Bank of England  

Bank of England maintains rate at 0.1% amid inflation woes

Bank of England maintains rate at 0.1% amid inflation woes

The Bank of England has maintained its view that current rising inflation levels will prove transitory, despite the rate sitting above the bank’s target each month since May.

Inflation jumped to 3.2 per cent in the 12 months to August 2021, up from 2 per cent in July, making it the largest ever recorded increase.

But the central bank's monetary policy committee today (September 23) voted unanimously to maintain the base rate of interest at 0.1 per cent.

It said: “[Our] central expectation continues to be that current elevated global cost pressures will prove transitory.”

As a result of inflation overshooting the BoE’s official 2 per cent target, the bank’s governor Andrew Bailey was required to write to chancellor Rishi Sunak explaining the reasons behind the rise.

Bailey said one of the major reasons for the rise was “base effects”, including the reduction in prices last August as a result of the government’s “Eat Out to Help Out” scheme, as well as temporary VAT cuts.

He confirmed the committee’s approach was to set monetary policy so that inflation returns sustainably to its target at a horizon of around two years. 

He added: “Given the lag between changes in monetary policy and their effects on inflation, the committee, in judging the appropriate policy stance, will as always focus on the medium-term prospects for inflation rather than factors that are likely to be transient.

“The MPC’s remit is clear that the inflation target applies at all times, reflecting the primacy of price stability in the UK monetary policy framework. The framework also recognises that there will be occasions when inflation will depart from the target as a result of shocks and disturbances."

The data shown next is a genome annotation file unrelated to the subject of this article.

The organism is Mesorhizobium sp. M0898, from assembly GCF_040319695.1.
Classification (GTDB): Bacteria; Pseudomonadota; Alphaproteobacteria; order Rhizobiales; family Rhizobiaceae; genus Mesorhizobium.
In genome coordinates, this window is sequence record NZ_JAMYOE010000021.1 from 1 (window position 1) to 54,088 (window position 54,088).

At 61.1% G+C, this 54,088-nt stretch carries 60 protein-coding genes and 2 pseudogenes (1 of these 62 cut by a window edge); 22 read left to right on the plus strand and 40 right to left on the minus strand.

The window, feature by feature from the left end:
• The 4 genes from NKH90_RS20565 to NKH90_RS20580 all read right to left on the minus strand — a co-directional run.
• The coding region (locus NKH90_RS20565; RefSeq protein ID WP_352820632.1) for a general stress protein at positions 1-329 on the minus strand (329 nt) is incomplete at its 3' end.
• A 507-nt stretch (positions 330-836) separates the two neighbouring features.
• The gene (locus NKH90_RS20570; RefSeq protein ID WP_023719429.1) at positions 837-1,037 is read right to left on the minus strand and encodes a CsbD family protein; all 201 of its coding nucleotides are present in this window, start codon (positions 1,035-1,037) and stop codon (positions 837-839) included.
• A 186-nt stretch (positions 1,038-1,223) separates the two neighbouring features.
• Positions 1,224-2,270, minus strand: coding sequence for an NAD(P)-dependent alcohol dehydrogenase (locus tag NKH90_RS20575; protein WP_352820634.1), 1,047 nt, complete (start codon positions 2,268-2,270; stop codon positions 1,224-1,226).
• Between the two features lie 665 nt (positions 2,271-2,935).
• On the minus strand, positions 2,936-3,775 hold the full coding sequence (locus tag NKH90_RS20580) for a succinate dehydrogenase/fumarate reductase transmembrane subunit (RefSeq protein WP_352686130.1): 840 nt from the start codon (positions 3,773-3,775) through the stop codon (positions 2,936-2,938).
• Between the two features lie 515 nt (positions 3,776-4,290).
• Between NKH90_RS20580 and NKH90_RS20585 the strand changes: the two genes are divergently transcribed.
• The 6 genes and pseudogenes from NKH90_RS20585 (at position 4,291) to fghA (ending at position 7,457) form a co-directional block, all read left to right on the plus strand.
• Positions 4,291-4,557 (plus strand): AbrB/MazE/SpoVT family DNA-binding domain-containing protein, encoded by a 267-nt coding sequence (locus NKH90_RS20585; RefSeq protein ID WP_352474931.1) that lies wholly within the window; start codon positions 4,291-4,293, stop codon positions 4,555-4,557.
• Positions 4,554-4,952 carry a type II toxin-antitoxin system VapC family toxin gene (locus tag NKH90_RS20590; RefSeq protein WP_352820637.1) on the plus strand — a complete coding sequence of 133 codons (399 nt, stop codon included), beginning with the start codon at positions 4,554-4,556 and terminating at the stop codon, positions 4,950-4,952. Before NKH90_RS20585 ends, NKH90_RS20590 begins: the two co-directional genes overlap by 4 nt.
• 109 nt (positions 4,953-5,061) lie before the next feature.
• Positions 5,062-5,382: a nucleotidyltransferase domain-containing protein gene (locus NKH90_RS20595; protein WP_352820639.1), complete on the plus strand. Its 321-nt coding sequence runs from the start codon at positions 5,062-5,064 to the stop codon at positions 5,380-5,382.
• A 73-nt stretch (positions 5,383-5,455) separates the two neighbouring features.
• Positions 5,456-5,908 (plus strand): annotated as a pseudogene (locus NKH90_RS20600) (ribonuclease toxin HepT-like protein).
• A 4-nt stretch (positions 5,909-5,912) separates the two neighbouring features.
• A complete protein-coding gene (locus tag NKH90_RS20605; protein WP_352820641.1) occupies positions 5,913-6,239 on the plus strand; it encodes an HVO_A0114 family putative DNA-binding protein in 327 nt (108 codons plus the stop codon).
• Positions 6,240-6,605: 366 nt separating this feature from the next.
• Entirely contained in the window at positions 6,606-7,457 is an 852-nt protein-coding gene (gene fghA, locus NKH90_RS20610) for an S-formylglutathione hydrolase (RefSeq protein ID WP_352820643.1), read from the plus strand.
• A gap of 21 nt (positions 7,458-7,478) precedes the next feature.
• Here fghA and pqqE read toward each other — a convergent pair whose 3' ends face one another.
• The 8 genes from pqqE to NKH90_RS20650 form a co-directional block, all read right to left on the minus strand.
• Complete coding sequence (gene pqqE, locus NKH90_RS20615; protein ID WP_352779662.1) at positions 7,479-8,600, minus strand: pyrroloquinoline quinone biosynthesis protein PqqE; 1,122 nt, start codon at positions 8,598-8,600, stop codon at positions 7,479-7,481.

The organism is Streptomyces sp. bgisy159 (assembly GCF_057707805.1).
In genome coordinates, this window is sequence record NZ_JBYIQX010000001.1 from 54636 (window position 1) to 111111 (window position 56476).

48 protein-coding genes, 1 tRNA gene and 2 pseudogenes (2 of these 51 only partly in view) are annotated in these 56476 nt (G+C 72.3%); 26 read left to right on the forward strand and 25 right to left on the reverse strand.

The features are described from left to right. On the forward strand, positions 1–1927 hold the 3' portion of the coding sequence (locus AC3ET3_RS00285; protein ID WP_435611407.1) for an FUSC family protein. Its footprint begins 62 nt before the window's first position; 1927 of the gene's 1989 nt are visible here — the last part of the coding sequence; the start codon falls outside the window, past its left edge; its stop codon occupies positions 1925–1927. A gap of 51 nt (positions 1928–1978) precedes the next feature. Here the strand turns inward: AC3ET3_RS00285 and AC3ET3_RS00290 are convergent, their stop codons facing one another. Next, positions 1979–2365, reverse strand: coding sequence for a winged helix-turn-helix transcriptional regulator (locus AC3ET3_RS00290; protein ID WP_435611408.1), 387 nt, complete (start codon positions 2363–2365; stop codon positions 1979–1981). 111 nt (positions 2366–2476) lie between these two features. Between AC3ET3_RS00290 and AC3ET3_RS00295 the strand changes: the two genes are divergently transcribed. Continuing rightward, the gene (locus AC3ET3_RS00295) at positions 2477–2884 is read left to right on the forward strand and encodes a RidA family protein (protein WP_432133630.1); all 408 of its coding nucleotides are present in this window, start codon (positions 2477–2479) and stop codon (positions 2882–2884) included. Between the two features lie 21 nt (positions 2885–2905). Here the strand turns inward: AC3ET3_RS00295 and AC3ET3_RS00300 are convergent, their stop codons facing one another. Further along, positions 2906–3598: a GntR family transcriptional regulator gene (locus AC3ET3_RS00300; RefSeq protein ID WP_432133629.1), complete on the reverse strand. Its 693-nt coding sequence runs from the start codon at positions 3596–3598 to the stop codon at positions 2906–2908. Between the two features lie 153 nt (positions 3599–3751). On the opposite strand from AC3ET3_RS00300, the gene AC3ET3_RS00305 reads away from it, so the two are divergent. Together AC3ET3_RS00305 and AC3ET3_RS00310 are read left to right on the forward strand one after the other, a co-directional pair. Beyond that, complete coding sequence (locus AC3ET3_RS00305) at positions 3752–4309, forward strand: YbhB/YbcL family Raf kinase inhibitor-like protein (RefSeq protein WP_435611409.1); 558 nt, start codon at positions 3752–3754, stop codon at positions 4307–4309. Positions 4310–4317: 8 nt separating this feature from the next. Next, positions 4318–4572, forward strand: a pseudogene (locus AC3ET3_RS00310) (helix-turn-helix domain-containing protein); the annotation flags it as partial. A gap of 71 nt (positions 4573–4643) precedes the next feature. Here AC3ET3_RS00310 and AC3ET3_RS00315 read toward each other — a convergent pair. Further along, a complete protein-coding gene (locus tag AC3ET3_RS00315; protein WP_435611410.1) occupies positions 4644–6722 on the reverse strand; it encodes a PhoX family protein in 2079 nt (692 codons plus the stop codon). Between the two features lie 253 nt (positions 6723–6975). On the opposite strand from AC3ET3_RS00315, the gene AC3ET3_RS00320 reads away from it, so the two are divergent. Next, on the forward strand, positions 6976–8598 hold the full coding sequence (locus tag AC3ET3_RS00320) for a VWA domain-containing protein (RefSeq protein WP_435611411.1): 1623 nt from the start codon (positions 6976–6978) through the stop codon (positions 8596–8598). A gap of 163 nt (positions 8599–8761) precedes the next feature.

GDP adjustments

In the MPC minutes, the committee acknowledged that the supply chain constraints seen across the world have contributed to a slowdown in GDP growth, and adjusted its expectations accordingly.

The central bank now expects UK GDP in the third quarter of this year to rise by 1 per cent, which would be 2.5 per cent below its pre-Covid level.

It added: “Against a backdrop of robust goods demand and continuing supply constraints, global inflationary pressures have remained strong and there are some signs that cost pressures may prove more persistent. 

“Some financial market indicators of inflation expectations have risen somewhat, including in the United Kingdom.”

The committee voted unanimously to maintain non-investment grade corporate bond purchases at £20bn, but there was notable dissent in the vote for UK government bond purchases, with the committee voting 7-2 that these should continue at existing levels. The total level of asset purchases per month sits at £895bn.

Dave Ramsden and Michael Saunders both voted against completing the scheduled set of asset purchases which Oliver Blackbourn, multi-asset portfolio manager at Janus Henderson Investors, said was “symbolic” but telling.

“It does signify his increasingly hawkish stance on monetary policy, an important sign as markets focus on the potential for an interest rate increase in the first half of 2022,” he said.